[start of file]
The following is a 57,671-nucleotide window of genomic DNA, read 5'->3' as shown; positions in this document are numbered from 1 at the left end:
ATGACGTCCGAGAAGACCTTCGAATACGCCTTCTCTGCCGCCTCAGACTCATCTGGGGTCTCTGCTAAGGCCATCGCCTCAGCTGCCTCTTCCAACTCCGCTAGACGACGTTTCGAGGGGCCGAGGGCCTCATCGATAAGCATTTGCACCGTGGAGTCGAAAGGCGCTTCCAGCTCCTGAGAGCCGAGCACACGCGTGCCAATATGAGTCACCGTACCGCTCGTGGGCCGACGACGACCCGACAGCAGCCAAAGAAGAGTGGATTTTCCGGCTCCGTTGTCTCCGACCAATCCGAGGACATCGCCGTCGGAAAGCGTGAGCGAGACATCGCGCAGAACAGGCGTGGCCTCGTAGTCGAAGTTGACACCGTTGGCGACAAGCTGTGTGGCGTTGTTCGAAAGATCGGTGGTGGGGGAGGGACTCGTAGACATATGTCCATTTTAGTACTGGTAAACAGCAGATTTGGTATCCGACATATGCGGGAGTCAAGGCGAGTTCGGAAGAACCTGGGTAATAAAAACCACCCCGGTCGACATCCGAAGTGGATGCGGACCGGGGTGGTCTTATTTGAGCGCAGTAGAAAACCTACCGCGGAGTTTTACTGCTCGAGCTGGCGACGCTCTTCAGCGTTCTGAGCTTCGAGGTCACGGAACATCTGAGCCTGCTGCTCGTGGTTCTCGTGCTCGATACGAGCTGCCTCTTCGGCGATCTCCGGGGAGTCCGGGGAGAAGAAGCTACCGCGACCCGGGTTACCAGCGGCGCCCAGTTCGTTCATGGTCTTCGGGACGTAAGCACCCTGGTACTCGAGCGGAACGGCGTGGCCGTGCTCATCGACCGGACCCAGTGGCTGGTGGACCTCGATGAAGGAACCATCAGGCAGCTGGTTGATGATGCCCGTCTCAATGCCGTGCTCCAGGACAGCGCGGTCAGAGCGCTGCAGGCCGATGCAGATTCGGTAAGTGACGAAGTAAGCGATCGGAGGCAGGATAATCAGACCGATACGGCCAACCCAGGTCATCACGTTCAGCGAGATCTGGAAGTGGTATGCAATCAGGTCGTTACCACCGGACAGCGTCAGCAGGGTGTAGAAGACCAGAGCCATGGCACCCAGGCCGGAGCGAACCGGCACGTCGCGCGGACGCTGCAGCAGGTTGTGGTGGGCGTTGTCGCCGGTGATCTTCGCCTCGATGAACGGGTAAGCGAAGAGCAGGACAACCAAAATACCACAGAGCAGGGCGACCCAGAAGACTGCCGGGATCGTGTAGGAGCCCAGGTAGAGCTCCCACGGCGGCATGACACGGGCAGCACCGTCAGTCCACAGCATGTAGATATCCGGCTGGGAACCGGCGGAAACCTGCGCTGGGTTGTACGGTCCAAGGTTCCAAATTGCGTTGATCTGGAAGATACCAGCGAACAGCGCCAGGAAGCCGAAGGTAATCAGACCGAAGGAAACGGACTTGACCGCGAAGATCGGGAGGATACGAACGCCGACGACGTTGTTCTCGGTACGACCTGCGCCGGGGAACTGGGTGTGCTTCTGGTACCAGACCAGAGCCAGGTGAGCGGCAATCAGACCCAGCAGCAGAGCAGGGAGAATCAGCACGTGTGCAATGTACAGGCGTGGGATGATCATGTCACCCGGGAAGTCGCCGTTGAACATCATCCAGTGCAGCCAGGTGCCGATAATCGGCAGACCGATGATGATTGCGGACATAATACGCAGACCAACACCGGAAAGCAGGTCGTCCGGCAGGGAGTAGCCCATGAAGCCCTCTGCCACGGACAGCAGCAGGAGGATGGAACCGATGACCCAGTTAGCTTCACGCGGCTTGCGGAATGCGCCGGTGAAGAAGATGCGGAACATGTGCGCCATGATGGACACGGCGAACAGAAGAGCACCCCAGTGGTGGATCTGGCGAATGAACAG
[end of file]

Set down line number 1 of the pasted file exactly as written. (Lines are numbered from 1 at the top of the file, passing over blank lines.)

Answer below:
The following is a 57,671-nucleotide window of genomic DNA, read 5'->3' as shown; positions in this document are numbered from 1 at the left end: